A fascinating book, and perhaps one that eventually comes across with a message the author may not originally have intended, for I'm afraid it seems  that 'purity' really is danger, and I'd rather hold on to the messily pragmatic, stick-a-plaster-on-it, but nevertheless gradually getting better world we have at the moment. – John Rimmer.

13 November 2018


Timothy Green Beckley and Sean Casteel. UFO Hostilities and the Evil Alien Agenda; Lethal Encounters with Ultra-terrestrials Exposed. Global Communication/Inner Light. 2018

One of the first UFO books I ever bought was a cheap paperback Flying Saucers Are Hostile by Brad Steiger and Joan Whritenour, which promised ‘UFO Atrocities from strange disappearances to bizarre deaths.’ At the time it was as startling as the cover blurb promised.

This volume goes into even more detail about the dangers of UFO encounters and for good measure even includes a chapter about ‘Patterns of Horror’ by Brad that summarises some of the cases he used in his book. Many of the instances involve beams of light that burn the terrified witnesses and cause them to suffer from what seems like radiation burns. He also indicates that UFOs might be responsible for cases of spontaneous human combustion and that the magnetic field surrounding UFO craft flings aircraft to the ground and causes motor vehicles to crash if they get too close.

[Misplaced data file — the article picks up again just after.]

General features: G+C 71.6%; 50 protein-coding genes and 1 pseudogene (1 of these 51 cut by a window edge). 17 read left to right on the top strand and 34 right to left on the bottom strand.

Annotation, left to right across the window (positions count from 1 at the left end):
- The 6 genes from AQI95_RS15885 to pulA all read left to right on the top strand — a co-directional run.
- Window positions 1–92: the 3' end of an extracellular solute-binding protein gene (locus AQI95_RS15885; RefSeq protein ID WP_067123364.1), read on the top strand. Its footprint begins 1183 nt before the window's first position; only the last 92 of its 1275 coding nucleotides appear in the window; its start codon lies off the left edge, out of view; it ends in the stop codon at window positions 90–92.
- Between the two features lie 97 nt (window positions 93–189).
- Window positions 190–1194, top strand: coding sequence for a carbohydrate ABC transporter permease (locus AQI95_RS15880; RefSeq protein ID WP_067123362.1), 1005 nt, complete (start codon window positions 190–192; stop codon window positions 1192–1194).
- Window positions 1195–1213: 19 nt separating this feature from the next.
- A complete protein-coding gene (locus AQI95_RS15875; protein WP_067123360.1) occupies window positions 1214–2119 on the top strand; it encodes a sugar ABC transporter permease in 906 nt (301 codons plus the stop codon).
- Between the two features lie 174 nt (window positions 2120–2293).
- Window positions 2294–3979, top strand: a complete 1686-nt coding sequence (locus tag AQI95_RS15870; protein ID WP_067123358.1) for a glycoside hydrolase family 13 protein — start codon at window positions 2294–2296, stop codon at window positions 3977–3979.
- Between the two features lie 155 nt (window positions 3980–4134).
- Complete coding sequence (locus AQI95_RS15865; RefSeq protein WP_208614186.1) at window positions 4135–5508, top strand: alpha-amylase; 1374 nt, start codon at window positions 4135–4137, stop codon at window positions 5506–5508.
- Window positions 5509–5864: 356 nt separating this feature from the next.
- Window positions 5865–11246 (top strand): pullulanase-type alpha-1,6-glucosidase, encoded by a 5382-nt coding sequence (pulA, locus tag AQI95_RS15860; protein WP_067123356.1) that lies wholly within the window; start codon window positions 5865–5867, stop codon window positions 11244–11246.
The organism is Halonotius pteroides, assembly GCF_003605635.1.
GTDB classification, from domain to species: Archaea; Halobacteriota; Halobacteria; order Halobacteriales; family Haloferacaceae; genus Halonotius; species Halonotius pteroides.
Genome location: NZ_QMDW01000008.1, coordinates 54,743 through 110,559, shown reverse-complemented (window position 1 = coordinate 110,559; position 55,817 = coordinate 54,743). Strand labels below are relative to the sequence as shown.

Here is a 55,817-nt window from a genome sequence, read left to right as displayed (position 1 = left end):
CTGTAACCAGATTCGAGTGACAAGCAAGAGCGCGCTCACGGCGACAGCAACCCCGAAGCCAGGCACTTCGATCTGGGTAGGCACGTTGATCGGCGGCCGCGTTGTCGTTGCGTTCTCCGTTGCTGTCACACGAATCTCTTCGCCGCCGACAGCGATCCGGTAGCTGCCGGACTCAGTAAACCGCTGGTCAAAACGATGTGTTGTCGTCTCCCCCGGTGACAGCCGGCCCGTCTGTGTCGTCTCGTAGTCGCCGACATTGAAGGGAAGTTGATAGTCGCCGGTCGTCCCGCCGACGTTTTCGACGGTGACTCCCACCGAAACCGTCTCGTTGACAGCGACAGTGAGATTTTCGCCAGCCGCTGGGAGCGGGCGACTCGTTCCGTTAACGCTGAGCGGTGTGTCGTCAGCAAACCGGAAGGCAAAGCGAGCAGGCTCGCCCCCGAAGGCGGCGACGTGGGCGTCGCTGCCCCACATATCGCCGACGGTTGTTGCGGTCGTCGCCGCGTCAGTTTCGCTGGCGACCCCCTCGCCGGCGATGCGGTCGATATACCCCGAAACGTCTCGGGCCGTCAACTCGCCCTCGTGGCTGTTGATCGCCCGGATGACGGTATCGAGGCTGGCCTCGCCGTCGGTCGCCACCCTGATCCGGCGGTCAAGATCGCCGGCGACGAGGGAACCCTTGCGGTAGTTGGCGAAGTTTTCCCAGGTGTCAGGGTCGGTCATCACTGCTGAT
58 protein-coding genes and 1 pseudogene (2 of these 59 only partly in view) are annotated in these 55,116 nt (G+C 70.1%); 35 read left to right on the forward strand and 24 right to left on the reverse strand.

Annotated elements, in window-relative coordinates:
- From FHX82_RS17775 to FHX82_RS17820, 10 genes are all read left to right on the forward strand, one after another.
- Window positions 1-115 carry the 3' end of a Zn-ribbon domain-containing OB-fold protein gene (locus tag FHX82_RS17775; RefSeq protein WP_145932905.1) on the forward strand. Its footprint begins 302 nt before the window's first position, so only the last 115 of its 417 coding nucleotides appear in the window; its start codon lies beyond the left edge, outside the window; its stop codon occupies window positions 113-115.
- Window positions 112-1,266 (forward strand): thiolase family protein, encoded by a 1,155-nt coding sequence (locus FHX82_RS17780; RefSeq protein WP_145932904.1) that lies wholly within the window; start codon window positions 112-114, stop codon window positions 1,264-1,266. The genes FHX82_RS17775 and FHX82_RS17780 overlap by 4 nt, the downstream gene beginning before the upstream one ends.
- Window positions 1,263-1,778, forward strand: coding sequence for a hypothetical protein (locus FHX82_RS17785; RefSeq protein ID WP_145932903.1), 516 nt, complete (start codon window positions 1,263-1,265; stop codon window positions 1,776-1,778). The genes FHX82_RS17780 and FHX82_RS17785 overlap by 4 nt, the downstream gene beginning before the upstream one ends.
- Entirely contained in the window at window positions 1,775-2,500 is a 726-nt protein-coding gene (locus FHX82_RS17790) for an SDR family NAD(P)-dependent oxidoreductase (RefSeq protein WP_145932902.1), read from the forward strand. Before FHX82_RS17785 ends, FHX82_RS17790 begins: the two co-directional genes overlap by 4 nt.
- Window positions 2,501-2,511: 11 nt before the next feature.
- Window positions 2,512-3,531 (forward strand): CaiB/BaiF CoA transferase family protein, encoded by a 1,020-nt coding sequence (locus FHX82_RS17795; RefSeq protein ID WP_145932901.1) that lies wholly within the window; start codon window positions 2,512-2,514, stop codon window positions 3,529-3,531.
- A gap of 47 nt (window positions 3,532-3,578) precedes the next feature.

One of the more intriguing stories is about the discovery of the bodies of Miguel Jose Viana and Manuel Pereira de Cruz, on a hillside in Niteroi, a suburb of Rio de Janeiro, Brazil in August 1966. The two electronics repairmen were wearing homemade lead masks and they had notes referring to waiting for the ‘agreed signal’ and prescribing the use of capsules. UFOs were seen in the local vicinity before they were found and lab tests were unable to explain their deaths. Brad, perhaps influenced by Charles Fort, wonders if they met with the occupants of a UFO and ‘...learned far too late that...[the aliens]...far from being indifferent to earthlings and shunning contact with us, are decidedly aggressive and regard Homo Sapiens as man might regard cattle?’ [This case was described in a very early MUFORG Bulletin

An earlier chapter by another veteran ufologist titled ‘The Hostile UFO Universe of George D. Fawcett’ lists numerous examples dated between 1944 and 1960 of hostile aviation encounters and instances where witnesses said they were burnt by exposure to UFOs.

A more considered viewpoint is given in ‘A Scientist Reports on the Hostility of Aerial Phenomena: Dr. James McDonald’ who says that cases of physical injures are relatively rare and need better authentication before they can be fully accepted. He agrees that UFOs have on occasion presented overt hostility and could be responsible for causing power outrages due to their magnetic fields getting too close to power distribution systems.

From that voice of moderation we get the screaming madness of Commander Alvin E. Moore who claims Skymen (his name for aliens) abduct people and extract blood from animals and humans, and for good measure are ruthless killers. Their work is made easy because they are invisible predators who stab or bite their victims and leave them drained of blood. He recounts several blood curdling instances of unexplained attacks and deaths to shoe-horn into his Skyman theory, but they are mainly based on news clippings rather than on any in-depth research or consideration for more plausible explanations.